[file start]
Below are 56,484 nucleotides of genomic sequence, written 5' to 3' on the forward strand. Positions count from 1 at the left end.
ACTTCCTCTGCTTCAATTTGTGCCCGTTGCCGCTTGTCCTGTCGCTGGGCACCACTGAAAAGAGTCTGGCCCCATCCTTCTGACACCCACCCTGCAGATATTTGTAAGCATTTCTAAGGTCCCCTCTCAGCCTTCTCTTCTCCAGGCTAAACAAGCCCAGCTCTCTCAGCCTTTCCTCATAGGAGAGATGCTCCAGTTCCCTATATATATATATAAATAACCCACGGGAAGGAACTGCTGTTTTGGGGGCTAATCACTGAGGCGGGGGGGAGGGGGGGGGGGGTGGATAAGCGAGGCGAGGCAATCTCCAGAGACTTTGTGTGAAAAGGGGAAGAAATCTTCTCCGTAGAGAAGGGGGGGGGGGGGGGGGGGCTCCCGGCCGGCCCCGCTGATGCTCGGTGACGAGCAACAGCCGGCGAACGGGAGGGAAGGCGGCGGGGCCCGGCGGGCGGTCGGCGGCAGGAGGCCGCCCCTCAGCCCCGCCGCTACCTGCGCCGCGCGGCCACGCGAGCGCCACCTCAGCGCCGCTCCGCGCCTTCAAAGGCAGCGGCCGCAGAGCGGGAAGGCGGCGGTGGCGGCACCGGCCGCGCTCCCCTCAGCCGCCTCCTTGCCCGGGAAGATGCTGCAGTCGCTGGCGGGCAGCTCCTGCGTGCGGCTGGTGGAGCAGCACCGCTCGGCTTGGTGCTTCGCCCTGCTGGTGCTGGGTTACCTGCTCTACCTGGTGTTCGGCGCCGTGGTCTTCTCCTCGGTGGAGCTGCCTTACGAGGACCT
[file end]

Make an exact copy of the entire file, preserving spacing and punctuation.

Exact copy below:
Below are 56,484 nucleotides of genomic sequence, written 5' to 3' on the forward strand. Positions count from 1 at the left end.
ACTTCCTCTGCTTCAATTTGTGCCCGTTGCCGCTTGTCCTGTCGCTGGGCACCACTGAAAAGAGTCTGGCCCCATCCTTCTGACACCCACCCTGCAGATATTTGTAAGCATTTCTAAGGTCCCCTCTCAGCCTTCTCTTCTCCAGGCTAAACAAGCCCAGCTCTCTCAGCCTTTCCTCATAGGAGAGATGCTCCAGTTCCCTATATATATATATAAATAACCCACGGGAAGGAACTGCTGTTTTGGGGGCTAATCACTGAGGCGGGGGGGAGGGGGGGGGGGGTGGATAAGCGAGGCGAGGCAATCTCCAGAGACTTTGTGTGAAAAGGGGAAGAAATCTTCTCCGTAGAGAAGGGGGGGGGGGGGGGGGGGCTCCCGGCCGGCCCCGCTGATGCTCGGTGACGAGCAACAGCCGGCGAACGGGAGGGAAGGCGGCGGGGCCCGGCGGGCGGTCGGCGGCAGGAGGCCGCCCCTCAGCCCCGCCGCTACCTGCGCCGCGCGGCCACGCGAGCGCCACCTCAGCGCCGCTCCGCGCCTTCAAAGGCAGCGGCCGCAGAGCGGGAAGGCGGCGGTGGCGGCACCGGCCGCGCTCCCCTCAGCCGCCTCCTTGCCCGGGAAGATGCTGCAGTCGCTGGCGGGCAGCTCCTGCGTGCGGCTGGTGGAGCAGCACCGCTCGGCTTGGTGCTTCGCCCTGCTGGTGCTGGGTTACCTGCTCTACCTGGTGTTCGGCGCCGTGGTCTTCTCCTCGGTGGAGCTGCCTTACGAGGACCT